A few months after launching the Y. Eva Tan Conservation Reporting Fellowship Program, Mongabay is proud to announce that we are now welcoming our first cohort of aspiring journalists to the program.
Meet the 2022-2023 Fellows
Throughout the selection process, the Mongabay team was sincerely inspired to receive more than 380 high-quality applications from all over the planet. The sheer volume reflects not only the interest young journalists have in growing their careers, but also the deep, widespread need to report on critical environmental issues in biodiversity hotspots.
At Mongabay, we are thrilled to welcome Calvin Rock Odhiambo, Jewel S. Cabrera and Mactilda Mbenywe as our inaugural cohort for the Y. Eva Tan Conservation Reporting Fellowship Program. This first group represents the start of what we hope will be a long-term effort to inspire an entirely new generation of environmental journalists.
Calvin Rock Odhiambo
Calvin is passionate about environment and social justice stories, with a penchant for solutions-oriented developmental journalism. He began his journalism career in early 2021 as an intern, and is now working as a reporter and fact-checker for Africa Uncensored, an independent media house based in Nairobi, Kenya. His first story on carbon emissions in Nairobi’s transportation sector, “Saving the Planet One EV at a Time,” won an African Climate Change and Environmental Reporting Award, organized by the Pan African Climate Justice Alliance. Prior to joining Africa Uncensored, Calvin worked as a volunteer teacher of English and literature in a local high school.
Besides pitching and producing stories, Calvin also produces fact-check articles for Africa Uncensored’s Piga Firimbi, which is Swahili for “Blow the Whistle,” and he co-produces a fact-checking podcast called Verified.
During his free time, Calvin enjoys writing fictional short stories, social commentaries and poetry, which he plans to publish someday.
Connect with Calvin
Jewel S. Cabrera
Jewel is a student at the University of the Philippines Los Baños, where she is completing a Bachelor of Science in development communication. Several electives from the College of Human Ecology gave her a greater appreciation for the environment, making her want to do something to protect it.
Although she’s still finding her footing in the environmental field, she believes she can make a meaningful impact by employing her strengths and passions: writing and communicating. In her opinion, these are two powerful tools for facilitating change.
Coming from the Philippines, named the deadliest country for environmental defenders in Asia in 2020 and seventh most dangerous country for journalists in 2021, she believes helping the environment should not be dangerous. However, it is crucial for journalists to continue writing stories to inform and empower people, especially in vulnerable communities.
Outside of her studies and writing, Jewel’s interests include photography, macramé and dogs. She also likes to listen to music as she daydreams about going to different places, doing various outdoor activities, meeting new people and learning about their culture. Someday, she hopes to turn this dream to reality.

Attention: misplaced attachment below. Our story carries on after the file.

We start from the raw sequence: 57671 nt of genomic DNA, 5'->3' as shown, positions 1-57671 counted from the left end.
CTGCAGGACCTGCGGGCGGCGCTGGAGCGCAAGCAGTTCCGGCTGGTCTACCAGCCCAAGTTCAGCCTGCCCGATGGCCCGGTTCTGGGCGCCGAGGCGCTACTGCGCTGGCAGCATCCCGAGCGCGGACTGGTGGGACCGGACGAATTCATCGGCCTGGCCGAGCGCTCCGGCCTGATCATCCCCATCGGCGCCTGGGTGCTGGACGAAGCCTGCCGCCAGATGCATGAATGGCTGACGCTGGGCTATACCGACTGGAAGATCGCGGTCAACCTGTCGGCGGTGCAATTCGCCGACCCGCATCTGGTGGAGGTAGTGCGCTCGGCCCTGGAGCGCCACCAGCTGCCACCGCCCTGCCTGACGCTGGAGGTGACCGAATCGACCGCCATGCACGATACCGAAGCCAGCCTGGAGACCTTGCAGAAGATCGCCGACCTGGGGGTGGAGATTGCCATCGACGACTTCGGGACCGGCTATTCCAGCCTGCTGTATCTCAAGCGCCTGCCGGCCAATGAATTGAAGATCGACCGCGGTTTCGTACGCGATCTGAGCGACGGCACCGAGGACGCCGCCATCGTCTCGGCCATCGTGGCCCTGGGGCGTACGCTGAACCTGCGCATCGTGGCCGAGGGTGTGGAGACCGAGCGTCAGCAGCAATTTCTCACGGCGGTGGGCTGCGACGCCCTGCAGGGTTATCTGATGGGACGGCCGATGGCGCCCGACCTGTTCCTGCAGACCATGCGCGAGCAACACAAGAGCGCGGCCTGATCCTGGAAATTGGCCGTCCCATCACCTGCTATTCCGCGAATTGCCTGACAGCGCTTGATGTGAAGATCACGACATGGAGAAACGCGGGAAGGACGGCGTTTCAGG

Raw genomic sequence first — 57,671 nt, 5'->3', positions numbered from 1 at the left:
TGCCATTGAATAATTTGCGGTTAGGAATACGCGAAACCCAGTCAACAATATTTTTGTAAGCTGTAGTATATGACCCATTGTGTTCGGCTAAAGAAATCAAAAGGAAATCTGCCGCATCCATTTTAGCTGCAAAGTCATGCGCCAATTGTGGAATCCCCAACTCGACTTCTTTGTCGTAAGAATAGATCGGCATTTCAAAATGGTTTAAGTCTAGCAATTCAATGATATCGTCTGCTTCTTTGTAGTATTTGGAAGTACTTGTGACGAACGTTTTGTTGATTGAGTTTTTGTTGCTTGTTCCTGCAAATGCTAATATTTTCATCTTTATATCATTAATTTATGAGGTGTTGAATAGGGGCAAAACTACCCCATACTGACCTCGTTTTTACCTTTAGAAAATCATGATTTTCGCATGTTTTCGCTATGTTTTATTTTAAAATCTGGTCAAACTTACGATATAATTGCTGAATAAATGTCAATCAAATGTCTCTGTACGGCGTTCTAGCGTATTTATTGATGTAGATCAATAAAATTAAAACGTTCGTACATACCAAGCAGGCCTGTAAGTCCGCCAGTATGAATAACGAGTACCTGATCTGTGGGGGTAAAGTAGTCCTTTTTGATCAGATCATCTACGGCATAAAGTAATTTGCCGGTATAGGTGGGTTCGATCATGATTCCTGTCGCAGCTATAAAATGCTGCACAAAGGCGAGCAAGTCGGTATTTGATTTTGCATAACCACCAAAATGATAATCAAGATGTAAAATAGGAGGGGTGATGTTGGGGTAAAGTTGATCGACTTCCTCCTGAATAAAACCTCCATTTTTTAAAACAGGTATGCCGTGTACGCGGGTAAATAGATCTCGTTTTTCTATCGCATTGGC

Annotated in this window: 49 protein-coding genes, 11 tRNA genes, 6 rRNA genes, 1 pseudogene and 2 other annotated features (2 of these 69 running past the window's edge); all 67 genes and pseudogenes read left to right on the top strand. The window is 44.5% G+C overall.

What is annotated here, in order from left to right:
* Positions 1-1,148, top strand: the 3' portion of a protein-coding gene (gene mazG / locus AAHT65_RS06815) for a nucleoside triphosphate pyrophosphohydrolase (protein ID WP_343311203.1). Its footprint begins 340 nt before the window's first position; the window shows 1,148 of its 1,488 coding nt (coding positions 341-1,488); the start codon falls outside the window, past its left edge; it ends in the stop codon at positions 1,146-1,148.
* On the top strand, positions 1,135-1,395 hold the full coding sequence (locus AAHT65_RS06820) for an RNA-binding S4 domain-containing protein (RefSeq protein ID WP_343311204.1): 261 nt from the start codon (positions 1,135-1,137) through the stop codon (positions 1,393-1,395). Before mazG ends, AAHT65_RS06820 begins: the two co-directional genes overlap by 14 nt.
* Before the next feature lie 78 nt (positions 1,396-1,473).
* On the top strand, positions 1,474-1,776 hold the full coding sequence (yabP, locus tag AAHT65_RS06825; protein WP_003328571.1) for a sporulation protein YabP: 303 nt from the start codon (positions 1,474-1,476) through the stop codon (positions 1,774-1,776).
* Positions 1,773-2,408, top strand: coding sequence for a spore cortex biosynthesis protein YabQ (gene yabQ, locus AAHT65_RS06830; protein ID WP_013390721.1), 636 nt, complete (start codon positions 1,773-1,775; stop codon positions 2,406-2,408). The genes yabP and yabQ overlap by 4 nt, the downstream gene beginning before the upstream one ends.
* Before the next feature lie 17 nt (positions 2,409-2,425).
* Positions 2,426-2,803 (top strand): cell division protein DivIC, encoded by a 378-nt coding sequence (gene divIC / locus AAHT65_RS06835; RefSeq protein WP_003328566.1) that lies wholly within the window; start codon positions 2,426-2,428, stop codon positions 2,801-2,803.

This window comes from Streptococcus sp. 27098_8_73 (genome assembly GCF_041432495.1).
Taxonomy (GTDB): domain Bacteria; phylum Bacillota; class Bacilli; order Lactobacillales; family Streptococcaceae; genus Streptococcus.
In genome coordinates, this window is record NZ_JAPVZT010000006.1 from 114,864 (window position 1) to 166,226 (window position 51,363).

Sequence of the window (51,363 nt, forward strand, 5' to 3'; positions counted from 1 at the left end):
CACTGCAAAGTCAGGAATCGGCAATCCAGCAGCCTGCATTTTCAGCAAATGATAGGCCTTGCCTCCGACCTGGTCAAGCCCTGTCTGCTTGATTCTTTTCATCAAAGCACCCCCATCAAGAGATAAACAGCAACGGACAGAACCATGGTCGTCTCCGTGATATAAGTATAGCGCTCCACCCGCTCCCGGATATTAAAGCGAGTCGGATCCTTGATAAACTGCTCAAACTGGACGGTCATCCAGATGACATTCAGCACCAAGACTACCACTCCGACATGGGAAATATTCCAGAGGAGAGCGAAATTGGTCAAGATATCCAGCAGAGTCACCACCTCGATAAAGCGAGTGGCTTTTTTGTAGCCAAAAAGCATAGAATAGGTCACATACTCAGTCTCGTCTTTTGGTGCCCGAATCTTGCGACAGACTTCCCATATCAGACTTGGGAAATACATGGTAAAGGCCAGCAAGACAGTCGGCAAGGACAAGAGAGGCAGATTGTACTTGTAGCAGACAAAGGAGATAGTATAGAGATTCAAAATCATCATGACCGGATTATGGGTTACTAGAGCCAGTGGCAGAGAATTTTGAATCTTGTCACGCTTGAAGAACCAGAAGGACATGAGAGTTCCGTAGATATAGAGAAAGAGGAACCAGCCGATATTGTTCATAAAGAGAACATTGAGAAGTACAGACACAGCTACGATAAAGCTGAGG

Connect with Jewel
A self-driven multimedia science journalist, Mactilda is based in Kenya and has a knack for writing environment, climate and conservation stories. She currently works as a journalist for the Standard Group, a mainstream media house in Kenya, uncovering cross-border issues on terrestrial and marine biodiversity through data-based multimedia storytelling. On the environment beat, Mactilda has reported on climate change and greenhouse gases, where her work has helped communities around Lake Victoria conserve marine resources, avoid environmental degradation and find sustainable ways of living.
Mactilda has covered global environmental events like COP26 in Scotland, the United Nations Environment Programme Summit, and the United Nations Environment Assembly, among others.
Mactilda’s track record of balanced reporting has resulted in notable recognition from the Nile Media Awards and the Media Council of Kenya with an Annual Journalism Excellence Award for Mental Health and Wellness for her reporting on how climate change spurs mental crises.
Apart from her work, she holds an honors in journalism studies from Maseno University and is studying toward a master’s in environmental communication studies.
Connect with Mactilda
About the Conservation Reporting Fellowship Program
Mongabay created the Y. Eva Tan Conservation Reporting Fellowship Program to build the capacity of young and aspiring environmental journalists to cover biodiversity hotspots around the world.
The program provides opportunities for 12 journalists per year from tropical countries to report on critical environmental issues, to gain valuable training, experience and credibility that will help them advance their careers in journalism and communications.
Mongabay is a nonprofit conservation and environmental science news outlet that delivers daily news and inspiration from Nature’s frontline via its local-language bureaus and global network of more than 800 journalists in nearly 80 countries. Mongabay’s evidence-driven journalism is syndicated by a wide range of outlets, greatly extending its reach beyond the 4 million people who access its information monthly. Mongabay is dedicated to publishing journalism that fills gaps in understanding by highlighting underreported issues and increasing transparency and accountability.